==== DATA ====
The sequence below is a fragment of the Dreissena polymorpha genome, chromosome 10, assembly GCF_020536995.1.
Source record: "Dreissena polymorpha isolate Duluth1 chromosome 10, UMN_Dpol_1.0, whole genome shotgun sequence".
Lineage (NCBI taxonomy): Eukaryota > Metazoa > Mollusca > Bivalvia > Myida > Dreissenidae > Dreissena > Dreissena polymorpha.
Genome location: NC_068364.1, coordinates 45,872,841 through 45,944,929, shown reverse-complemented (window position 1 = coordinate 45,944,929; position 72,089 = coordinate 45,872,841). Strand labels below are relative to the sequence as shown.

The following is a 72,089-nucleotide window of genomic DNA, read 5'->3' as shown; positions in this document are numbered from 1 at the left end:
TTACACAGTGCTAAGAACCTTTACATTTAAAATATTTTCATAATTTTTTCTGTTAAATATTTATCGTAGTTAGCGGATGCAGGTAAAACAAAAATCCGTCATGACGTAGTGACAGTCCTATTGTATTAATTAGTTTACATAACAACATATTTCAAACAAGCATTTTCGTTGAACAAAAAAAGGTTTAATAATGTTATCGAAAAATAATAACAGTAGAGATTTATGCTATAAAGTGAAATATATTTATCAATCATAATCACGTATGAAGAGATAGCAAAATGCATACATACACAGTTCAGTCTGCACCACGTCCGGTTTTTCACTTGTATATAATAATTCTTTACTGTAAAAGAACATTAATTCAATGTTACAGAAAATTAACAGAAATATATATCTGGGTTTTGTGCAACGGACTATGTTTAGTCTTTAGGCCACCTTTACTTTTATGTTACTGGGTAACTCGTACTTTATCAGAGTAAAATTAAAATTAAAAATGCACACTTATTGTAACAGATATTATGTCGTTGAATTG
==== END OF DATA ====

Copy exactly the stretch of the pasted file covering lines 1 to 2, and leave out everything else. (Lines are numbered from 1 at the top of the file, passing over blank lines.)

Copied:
The sequence below is a fragment of the Dreissena polymorpha genome, chromosome 10, assembly GCF_020536995.1.
Source record: "Dreissena polymorpha isolate Duluth1 chromosome 10, UMN_Dpol_1.0, whole genome shotgun sequence".